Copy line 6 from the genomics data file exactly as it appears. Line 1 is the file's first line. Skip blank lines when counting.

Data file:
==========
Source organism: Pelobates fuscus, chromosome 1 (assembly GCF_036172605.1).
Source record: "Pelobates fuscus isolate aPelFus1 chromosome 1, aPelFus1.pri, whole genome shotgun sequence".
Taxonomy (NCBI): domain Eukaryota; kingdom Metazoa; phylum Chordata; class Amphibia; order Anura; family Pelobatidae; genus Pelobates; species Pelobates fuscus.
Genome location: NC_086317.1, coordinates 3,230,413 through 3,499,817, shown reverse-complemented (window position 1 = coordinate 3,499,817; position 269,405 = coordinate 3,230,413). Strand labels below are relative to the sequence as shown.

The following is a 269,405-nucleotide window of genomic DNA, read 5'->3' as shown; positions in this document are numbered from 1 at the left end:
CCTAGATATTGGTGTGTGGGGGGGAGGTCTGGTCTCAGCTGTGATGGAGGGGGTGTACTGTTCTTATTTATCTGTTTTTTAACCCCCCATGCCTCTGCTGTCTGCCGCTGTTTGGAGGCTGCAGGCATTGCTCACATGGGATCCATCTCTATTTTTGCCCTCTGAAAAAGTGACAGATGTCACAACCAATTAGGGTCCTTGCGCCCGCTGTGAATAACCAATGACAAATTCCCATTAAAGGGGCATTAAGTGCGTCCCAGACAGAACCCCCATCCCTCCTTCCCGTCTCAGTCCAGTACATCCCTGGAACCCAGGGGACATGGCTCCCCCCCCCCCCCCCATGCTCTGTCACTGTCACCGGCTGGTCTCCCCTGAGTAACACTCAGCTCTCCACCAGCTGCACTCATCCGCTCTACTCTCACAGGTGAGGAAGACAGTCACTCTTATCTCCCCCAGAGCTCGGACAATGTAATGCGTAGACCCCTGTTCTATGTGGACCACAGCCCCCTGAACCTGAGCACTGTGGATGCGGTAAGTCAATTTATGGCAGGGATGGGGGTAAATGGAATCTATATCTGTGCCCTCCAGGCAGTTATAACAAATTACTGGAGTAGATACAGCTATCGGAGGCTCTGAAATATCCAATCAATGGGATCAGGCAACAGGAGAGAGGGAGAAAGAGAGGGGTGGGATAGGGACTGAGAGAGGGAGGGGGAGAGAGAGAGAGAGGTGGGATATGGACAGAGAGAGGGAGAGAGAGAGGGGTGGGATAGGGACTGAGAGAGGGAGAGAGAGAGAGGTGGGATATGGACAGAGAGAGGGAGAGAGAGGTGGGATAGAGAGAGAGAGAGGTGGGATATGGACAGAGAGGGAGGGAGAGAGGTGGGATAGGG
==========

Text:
CCTAGATATTGGTGTGTGGGGGGGAGGTCTGGTCTCAGCTGTGATGGAGGGGGTGTACTGTTCTTATTTATCTGTTTTTTAACCCCCCATGCCTCTGCTGTCTGCCGCTGTTTGGAGGCTGCAGGCATTGCTCACATGGGATCCATCTCTATTTTTGCCCTCTGAAAAAGTGACAGATGTCACAACCAATTAGGGTCCTTGCGCCCGCTGTGAATAACCAATGACAAATTCCCATTAAAGGGGCATTAAGTGCGTCCCAGACAGAACCCCCATCCCTCCTTCCCGTCTCAGTCCAGTACATCCCTGGAACCCAGGGGACATGGCTCCCCCCCCCCCCCCCATGCTCTGTCACTGTCACCGGCTGGTCTCCCCTGAGTAACACTCAGCTCTCCACCAGCTGCACTCATCCGCTCTACTCTCACAGGTGAGGAAGACAGTCACTCTTATCTCCCCCAGAGCTCGGACAATGTAATGCGTAGACCCCTGTTCTATGTGGACCACAGCCCCCTGAACCTGAGCACTGTGGATGCGGTAAGTCAATTTATGGCAGGGATGGGGGTAAATGGAATCTATATCTGTGCCCTCCAGGCAGTTATAACAAATTACTGGAGTAGATACAGCTATCGGAGGCTCTGAAATATCCAATCAATGGGATCAGGCAACAGGAGAGAGGGAGAAAGAGAGGGGTGGGATAGGGACTGAGAGAGGGAGGGGGAGAGAGAGAGAGAGGTGGGATATGGACAGAGAGAGGGAGAGAGAGAGGGGTGGGATAGGGACTGAGAGAGGGAGAGAGAGAGAGGTGGGATATGGACAGAGAGAGGGAGAGAGAGGTGGGATAGAGAGAGAGAGAGGTGGGATATGGACAGAGAGGGAGGGAGAGAGGTGGGATAGGG